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  • Writer's pictureKrystal Hinkley

Alex & The Aftermath

On April 13th, 2024, Alex's murderer was sentenced to life in prison. While the outcome was exactly what I wanted, I did not have a chance to read my victim impact statement in court. This was something I had looked forward to for so long - for the catharsis, but also perhaps for the validation. So, I've decided to publish it here, so those who are curious may read it and learn a little more about us and our life, and of course how his murder impacted my life...


Alex and I met by chance one day, but we both knew nearly immediately that it was no coincidence. We were meant to be together. He quickly became my best friend, my champion, my support, and my partner in life. He meant the world to me and without him, my world feels empty and dark. He brought so much love and joy into my life – he loved me in a way I didn’t know I could be loved. Our mutual adoration, dedication, and respect was beyond what I knew was possible. He always said we were a TEAM and there was never a doubt in my mind that he meant it. I went through some very difficult personal experiences with my health and family life in our time together and he was always there for me, willing to do and say anything he could to make me feel okay. He chauffeured me around when I was unable to drive myself due to the now-permanent partial loss of sight in my left eye. He drove me to Bristol, Wytheville, Roanoke, and Knoxville to see eye specialists – anywhere from an hour to 3.5 hours from our home. He brought me groceries, helped take care of my dogs, and took great care of me. And he never blinked an eye or hesitated for even a second to do anything to help. He was the reason I made it through that time which was, up until last year, the hardest time of my life.



Alex always told me the same thing – he said he didn’t know how he’d have made it through the challenges he faced during that time if it wasn’t for me. He was so stressed over fighting in court for so long to have his kids in his life and having to represent himself through the process. On top of that, he had to step down from a management position in his job so he could work less hours to be able to drive across the state every other week to be able to spend time with them per the temporary court order. The financial and mental stress were overwhelming and he really struggled to stay above water – despite his naturally positive demeanor, he struggled a lot mentally to believe that things would work out for him. He only wanted to finally be divorced from the woman who had made his life so incredibly difficult and to be a solid, positive presence in his boys’ lives – and he felt like he was alone up against the world. He never thought he’d be able to afford a lawyer and although he hesitated at first, he was so excited and appreciative to finally be able to hire one with my help. I only wanted to ease his stress and make sure he got the outcome he deserved. It was worth every penny to see the weight it took off his shoulders at the time and to know now that the boys will always be in his family’s life because of that.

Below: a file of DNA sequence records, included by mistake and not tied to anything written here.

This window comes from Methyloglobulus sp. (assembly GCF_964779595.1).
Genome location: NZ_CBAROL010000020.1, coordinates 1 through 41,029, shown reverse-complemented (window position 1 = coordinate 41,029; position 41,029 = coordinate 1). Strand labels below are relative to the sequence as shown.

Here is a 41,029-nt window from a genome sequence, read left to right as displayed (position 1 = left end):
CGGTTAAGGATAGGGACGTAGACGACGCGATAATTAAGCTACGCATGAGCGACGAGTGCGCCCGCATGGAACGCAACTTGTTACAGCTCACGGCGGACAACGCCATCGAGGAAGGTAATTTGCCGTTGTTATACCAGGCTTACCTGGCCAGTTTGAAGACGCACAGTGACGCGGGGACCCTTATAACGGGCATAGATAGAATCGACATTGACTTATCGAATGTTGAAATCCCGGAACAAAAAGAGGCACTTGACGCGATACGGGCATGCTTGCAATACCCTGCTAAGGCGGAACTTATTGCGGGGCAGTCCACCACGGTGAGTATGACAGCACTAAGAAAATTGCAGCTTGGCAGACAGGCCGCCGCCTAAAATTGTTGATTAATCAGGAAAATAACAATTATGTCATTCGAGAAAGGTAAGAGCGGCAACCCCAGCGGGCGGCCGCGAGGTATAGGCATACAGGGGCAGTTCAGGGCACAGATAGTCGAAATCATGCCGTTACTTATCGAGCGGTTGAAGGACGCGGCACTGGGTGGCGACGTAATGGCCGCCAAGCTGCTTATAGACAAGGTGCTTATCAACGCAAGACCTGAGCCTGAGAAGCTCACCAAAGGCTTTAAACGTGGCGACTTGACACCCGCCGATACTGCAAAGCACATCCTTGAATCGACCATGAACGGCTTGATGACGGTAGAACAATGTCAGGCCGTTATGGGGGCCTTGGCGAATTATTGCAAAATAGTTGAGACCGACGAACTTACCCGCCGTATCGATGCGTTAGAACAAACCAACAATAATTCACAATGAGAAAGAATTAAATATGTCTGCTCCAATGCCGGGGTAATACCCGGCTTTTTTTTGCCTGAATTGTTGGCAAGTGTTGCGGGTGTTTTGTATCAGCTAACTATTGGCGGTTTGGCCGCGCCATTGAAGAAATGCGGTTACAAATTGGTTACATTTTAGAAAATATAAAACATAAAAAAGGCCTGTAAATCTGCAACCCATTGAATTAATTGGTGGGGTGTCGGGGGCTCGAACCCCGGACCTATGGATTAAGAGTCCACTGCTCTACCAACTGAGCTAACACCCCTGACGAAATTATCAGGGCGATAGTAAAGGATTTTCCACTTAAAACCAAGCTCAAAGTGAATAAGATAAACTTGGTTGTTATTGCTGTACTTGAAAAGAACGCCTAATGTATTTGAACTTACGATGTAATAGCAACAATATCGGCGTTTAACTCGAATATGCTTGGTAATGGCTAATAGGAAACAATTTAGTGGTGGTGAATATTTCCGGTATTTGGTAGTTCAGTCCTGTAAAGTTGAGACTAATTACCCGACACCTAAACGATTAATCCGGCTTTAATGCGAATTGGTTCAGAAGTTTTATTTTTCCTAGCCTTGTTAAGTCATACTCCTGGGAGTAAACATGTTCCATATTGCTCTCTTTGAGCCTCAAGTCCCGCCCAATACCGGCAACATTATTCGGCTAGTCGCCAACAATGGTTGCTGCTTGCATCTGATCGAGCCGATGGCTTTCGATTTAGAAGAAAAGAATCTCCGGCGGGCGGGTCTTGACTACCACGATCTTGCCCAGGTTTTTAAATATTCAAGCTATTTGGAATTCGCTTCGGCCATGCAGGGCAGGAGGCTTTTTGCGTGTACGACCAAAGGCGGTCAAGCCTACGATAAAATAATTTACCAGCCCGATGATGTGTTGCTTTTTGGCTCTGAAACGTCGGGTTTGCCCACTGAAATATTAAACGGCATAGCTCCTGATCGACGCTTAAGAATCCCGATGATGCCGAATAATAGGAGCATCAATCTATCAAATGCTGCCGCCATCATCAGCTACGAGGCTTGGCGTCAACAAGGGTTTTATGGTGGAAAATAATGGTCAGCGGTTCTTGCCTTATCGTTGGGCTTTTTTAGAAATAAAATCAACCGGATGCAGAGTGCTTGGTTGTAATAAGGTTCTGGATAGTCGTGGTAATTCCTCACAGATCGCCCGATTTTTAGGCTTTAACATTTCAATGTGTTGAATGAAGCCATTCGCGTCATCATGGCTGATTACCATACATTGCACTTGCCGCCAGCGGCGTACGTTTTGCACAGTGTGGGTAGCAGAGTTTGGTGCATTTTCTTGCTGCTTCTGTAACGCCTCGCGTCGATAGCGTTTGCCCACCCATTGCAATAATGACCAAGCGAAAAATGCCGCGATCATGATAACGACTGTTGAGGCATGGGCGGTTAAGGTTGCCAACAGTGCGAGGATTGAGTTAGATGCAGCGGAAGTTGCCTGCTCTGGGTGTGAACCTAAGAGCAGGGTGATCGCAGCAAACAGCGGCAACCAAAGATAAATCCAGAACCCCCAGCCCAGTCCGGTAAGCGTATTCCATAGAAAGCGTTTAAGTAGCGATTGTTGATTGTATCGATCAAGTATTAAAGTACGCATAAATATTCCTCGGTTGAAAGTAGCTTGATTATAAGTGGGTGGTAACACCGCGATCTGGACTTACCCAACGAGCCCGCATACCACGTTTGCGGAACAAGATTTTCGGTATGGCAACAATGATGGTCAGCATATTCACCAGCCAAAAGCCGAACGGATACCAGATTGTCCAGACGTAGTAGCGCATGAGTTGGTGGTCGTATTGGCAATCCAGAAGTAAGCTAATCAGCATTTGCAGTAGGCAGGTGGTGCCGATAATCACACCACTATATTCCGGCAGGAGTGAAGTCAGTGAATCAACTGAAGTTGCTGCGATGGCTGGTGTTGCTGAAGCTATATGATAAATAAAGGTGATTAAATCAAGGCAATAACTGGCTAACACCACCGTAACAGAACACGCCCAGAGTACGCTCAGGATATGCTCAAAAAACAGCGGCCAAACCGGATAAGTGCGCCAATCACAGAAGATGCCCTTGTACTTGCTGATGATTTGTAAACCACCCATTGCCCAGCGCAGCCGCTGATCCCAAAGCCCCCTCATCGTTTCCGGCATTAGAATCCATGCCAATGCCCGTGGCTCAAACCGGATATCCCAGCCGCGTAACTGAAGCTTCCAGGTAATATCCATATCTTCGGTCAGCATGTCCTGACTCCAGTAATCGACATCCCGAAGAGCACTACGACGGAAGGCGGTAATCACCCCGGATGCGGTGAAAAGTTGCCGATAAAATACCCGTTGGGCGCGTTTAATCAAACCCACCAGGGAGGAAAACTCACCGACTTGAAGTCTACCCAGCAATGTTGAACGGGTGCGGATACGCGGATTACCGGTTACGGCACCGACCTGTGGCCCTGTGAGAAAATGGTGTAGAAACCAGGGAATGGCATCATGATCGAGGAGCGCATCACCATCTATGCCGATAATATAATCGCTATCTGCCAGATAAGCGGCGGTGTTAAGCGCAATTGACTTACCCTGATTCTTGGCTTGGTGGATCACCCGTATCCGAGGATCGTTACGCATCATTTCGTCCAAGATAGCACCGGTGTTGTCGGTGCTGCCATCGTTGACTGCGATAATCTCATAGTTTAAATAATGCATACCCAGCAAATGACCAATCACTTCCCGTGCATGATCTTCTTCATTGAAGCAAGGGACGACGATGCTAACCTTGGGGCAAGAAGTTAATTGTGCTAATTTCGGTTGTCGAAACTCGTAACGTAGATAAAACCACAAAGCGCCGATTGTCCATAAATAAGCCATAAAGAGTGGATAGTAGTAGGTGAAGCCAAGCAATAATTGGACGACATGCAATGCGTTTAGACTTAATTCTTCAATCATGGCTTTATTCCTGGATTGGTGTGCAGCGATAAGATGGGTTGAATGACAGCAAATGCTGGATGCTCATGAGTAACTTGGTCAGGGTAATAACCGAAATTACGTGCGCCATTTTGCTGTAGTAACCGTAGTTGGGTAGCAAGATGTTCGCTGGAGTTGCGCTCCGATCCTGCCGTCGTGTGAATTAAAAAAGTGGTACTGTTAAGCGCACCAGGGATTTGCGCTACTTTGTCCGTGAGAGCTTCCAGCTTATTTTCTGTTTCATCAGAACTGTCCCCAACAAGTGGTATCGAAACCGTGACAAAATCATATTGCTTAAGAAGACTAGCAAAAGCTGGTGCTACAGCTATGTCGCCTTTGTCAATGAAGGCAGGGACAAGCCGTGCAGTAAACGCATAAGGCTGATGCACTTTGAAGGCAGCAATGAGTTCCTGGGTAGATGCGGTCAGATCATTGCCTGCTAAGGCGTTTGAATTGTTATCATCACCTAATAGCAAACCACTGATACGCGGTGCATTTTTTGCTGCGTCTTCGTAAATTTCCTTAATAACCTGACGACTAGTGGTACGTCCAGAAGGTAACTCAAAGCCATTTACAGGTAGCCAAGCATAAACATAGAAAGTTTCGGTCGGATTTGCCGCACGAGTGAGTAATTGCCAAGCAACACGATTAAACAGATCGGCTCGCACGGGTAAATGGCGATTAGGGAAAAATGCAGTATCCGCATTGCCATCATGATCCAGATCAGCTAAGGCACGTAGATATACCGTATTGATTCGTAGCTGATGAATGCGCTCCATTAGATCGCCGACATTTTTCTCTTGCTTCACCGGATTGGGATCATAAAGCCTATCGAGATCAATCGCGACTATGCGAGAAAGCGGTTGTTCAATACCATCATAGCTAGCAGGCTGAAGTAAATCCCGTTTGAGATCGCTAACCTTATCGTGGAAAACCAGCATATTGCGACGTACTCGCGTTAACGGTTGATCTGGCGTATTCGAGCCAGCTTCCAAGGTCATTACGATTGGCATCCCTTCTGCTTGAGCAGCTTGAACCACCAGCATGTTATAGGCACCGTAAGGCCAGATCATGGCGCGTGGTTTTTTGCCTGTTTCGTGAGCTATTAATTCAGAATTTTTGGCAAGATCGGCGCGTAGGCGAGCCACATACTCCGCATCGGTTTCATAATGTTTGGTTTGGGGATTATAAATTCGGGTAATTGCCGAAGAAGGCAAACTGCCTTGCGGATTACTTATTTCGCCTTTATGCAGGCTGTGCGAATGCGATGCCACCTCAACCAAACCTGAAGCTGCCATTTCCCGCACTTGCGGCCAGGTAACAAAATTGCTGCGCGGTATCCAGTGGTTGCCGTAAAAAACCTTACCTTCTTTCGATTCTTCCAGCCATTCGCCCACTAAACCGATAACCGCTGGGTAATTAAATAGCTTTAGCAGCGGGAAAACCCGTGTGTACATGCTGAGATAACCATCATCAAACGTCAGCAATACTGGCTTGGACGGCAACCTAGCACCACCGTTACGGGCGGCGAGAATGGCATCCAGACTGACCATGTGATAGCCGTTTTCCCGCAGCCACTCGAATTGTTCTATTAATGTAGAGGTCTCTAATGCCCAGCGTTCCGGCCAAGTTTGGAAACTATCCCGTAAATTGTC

Things had really just started falling into place for us in the last few months. After the boys came to stay with us, Alex started a new job working weekdays during the day so he could have a regular schedule and be around for our family time in the evenings. He had just recently enrolled at the community college and was supposed to start school the Tuesday after he died to earn his Renewable Energy certification – he planned to start his own business helping people get more self-sufficient through off-grid solutions like solar power and spring boxes. He was so excited about it because it was something he knew he could do, having done so at his old holler house that he was fixing up for his boys, but also because he really wanted to help people. He loved helping people and anyone who knew him would say the same. He wanted to make a difference in the world in whatever way he could. He said I inspired him to start making music again, which was one of his great passions in life, and he even planned to release his first album in over 10 years called Spring Box with a few great songs he had already completed. He was a truly talented musician and artist. He wrote a song on my piano that I still hear echoes of when I walk past. His urn and picture sit on top of the piano today. I miss the sound of him strumming his guitar – there was one beautiful blues riff he would play every time he picked it up and I would give anything to hear that again. I miss hearing him sing, especially when he’d sit at the kitchen counter and serenade me while I cooked. Certain songs bring me to tears every time I hear them now.